Let’s say you had a small business that had a geographic focus, like a restaurant or a martial arts school. Absolutely, there are lines of business that don’t have geographic restrictions, like selling your favorite recipes in a cookbook on Amazon or lessons via DVD, but the meat and potatoes of your business is still putting feet on the dojo floor or butts in seats.
One of the most powerful tools at your disposal is the ability to geographically target areas using Google Adwords. After all, why bother to advertise in California if your restaurant is located in New York? You’d just be wasting an incredible amount of money to no good purpose and pay outrageously high per click costs.
At the same time, you don’t want to target too narrowly and miss people. So how do you find the ideal places to start running ads? The most obvious place is your Google Places listing. You do have one, right? If not, put this blog post down and go set up a Google Places listing right now. It’s free.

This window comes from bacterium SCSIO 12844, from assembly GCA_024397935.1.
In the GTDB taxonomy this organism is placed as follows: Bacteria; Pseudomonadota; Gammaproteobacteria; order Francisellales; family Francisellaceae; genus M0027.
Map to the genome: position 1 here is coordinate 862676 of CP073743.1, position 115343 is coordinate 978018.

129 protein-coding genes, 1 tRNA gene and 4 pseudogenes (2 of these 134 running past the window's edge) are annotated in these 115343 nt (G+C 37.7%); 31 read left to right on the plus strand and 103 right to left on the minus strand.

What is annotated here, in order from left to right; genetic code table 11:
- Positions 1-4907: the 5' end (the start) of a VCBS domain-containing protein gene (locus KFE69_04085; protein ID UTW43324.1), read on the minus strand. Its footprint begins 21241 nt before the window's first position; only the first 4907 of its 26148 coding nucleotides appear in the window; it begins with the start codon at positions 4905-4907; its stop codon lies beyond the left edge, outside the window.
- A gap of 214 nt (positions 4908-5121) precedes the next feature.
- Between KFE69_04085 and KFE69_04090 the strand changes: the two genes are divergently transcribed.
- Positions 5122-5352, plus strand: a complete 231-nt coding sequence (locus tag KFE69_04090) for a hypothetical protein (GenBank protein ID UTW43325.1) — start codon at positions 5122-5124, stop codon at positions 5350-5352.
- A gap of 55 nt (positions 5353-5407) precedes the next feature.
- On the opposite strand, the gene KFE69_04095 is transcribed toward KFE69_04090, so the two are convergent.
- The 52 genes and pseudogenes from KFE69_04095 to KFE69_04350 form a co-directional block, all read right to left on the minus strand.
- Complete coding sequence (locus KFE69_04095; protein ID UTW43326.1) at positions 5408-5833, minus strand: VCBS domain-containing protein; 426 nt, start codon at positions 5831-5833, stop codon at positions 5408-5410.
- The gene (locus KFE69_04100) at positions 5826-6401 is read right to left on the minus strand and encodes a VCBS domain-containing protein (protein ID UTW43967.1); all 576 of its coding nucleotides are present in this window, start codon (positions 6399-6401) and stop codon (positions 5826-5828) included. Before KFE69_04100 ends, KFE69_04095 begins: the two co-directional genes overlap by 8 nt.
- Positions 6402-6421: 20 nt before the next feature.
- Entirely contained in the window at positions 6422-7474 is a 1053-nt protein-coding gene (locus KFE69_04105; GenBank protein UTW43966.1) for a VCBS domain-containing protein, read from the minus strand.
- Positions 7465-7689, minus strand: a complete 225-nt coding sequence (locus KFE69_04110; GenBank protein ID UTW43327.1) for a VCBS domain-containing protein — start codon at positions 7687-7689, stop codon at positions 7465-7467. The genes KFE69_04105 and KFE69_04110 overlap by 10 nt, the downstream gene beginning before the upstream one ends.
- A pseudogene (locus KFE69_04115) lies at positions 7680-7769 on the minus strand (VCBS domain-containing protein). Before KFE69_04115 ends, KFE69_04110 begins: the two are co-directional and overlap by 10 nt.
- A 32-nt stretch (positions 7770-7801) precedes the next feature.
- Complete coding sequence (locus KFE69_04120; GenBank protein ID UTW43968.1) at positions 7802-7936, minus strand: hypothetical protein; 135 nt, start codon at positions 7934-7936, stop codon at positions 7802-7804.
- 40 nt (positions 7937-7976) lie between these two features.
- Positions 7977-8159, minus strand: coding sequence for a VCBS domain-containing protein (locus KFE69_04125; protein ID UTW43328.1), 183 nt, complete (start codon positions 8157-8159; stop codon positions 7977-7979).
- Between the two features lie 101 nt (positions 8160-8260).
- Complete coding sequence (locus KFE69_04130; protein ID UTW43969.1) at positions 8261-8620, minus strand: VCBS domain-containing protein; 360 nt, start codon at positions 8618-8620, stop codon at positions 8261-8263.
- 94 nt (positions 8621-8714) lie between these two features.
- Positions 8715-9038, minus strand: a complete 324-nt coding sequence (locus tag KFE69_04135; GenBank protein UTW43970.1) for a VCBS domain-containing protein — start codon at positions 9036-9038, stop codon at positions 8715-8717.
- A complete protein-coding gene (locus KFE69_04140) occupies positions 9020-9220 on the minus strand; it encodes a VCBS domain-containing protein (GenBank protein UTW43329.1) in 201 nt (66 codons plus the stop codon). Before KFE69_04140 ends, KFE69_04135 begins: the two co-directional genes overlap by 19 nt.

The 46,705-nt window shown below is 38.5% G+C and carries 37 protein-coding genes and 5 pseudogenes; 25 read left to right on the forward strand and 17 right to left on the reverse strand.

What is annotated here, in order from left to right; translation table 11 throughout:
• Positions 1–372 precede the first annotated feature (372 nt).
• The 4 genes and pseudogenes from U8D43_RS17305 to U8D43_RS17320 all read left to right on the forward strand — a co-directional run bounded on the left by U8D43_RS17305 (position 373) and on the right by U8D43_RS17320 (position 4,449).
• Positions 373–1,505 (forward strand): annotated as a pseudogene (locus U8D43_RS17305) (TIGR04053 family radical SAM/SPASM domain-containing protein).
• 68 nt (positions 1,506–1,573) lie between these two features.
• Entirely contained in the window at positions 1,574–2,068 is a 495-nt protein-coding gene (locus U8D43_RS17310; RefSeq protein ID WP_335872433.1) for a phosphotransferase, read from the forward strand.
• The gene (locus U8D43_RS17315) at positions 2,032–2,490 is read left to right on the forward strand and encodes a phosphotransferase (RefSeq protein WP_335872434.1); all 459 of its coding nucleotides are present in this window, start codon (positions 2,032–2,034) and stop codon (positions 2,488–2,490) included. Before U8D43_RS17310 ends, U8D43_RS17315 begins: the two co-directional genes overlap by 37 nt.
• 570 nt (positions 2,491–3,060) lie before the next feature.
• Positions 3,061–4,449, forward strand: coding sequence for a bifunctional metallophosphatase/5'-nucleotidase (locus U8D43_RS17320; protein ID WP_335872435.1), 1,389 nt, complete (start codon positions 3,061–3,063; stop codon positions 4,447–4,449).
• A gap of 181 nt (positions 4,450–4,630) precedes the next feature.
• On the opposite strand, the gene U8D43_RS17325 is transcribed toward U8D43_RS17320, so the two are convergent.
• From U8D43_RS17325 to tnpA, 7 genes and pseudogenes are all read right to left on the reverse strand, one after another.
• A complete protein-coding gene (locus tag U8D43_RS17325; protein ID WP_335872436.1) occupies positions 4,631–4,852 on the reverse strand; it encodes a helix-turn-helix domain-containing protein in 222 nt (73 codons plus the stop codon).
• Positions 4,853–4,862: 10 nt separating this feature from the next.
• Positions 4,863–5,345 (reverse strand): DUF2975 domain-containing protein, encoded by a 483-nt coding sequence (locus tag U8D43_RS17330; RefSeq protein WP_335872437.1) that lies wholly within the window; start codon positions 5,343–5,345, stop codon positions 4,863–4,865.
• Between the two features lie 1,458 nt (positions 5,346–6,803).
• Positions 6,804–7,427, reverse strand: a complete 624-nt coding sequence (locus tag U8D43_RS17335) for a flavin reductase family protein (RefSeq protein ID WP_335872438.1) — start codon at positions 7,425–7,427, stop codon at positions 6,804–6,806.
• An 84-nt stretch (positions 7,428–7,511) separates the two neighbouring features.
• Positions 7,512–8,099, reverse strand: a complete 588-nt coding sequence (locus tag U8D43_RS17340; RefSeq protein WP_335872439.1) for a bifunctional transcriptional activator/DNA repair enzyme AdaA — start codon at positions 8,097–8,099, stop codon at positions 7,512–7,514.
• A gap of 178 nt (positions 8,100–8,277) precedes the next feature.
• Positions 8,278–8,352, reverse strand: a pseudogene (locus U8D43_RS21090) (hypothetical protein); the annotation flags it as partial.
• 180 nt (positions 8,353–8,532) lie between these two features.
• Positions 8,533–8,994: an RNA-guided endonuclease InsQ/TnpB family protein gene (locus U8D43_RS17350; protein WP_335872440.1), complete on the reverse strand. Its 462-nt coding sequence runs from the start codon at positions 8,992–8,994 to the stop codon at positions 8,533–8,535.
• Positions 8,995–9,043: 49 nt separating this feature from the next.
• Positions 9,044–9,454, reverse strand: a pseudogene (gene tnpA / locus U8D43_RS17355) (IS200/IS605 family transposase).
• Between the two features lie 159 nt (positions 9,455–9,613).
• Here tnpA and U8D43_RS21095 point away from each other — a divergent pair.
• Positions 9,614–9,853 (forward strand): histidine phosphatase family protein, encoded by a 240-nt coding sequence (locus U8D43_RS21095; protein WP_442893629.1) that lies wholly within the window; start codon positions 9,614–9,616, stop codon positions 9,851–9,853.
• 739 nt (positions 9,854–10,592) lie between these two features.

Okay, welcome back. After your Google Places listing has been running for a while, you’ll want to scroll down towards the bottom of the listing. Look for “Where driving directions requests come from”.
This is the gold mine that will tell you where to focus your ad targeting. Instead of blanketing an area with ads, focus specifically at first on the postal code areas where people are already asking for driving directions to your business from!
Why this specific information and not, say, Twitter follower locations? Because requesting driving directions on Google Maps indicates more intent than just a simple follow. You don’t ask for driving directions to a place you have no intention of going, unless you’re really, really bored and need something to do.
Try this basic tip out on your local business and see if it helps you improve the conversion rate of your Adwords ads. Obviously, you can use the Google Places data for any form of locally-targeted advertising, from which Craigslist metro sub-areas to local coupons.
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